“What Amazon has done has totally set back the cloud computing movement.”
As he pointed out, this move is making many individuals and companies think twice about using cloud computing — especially if it involves servers based in the US or run by US companies. People haven’t fully considered the ramifications of this.
Of course, I’d argue that Singham and the other panelists totally skipped over the other element of backlash here: the fact that much of this is spurring people into action to create distributed solutions that are more censorproof. I don’t necessarily think this is a bad thing. If the response to this is to hold back a “cloud” system that is all about centralization, and instead promote a distributed cloud solution that has many fewer political and legal points of failure… that seems like it could be a good thing. Along those lines, Tim Bray pointed out that it was a bit disappointing that the panel was so US-focused, ignoring the fact that one of the key reasons why Wikileaks is still going strong is the fact that it’s not in the US and can go elsewhere in the world. This is a really good point that was unfortunately not given any time at all in the discussion.
One other key thing that many people noted was lacking: no one on the panel was there to argue that Wikileaks was an unquestionably bad thing. Zittrain came the closest (but not that close) in suggesting that everyone had different roles to play, and that people like Senator Lieberman were simply using every power available him to make the case that Wikileaks was bad, suggesting this was his role to play, as it was others’ roles to push back on that.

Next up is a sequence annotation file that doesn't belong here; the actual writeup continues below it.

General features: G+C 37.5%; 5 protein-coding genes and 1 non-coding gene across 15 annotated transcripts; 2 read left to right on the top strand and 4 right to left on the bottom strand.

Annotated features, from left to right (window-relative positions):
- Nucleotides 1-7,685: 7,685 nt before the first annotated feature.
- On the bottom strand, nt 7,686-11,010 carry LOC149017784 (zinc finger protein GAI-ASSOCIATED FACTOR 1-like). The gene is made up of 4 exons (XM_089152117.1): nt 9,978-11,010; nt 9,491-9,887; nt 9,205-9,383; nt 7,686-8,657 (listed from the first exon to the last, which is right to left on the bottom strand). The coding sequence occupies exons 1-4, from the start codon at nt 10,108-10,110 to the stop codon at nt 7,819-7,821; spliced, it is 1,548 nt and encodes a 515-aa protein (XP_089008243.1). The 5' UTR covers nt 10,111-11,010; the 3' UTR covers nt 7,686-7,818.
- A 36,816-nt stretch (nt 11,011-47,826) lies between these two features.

I’m a bit torn on whether or not the panel would have been better off with an anti-Wikileaks panelist. While it might have added more fireworks to the panel, I’d argue that the panel was plenty interesting as is, with lots of insightful points made and discussed. If there was someone on the panel who was anti-Wikileaks, most of the debate would have likely focused on the basic “Wikileaks good/Wikileaks bad” argument where neither side would have been convincing anyone who believed otherwise, and it would have diminished or drowned out completely the other more nuanced points that were made during the discussion.
All in all, I found the discussion to be fascinating to anyone interested in this subject. I wasn’t quite sure what to expect going in, and I found that each of the panelists gave me something to think about — often presenting things in a framework I hadn’t really thought about. I didn’t fully agree with any of the panelists on specific points, but all in all felt I learned a lot listening to the discussion, something that I rarely find to be true on panels. These notes only scratch the surface of what was said, so if you want to catch the whole thing, check out the video once it’s available.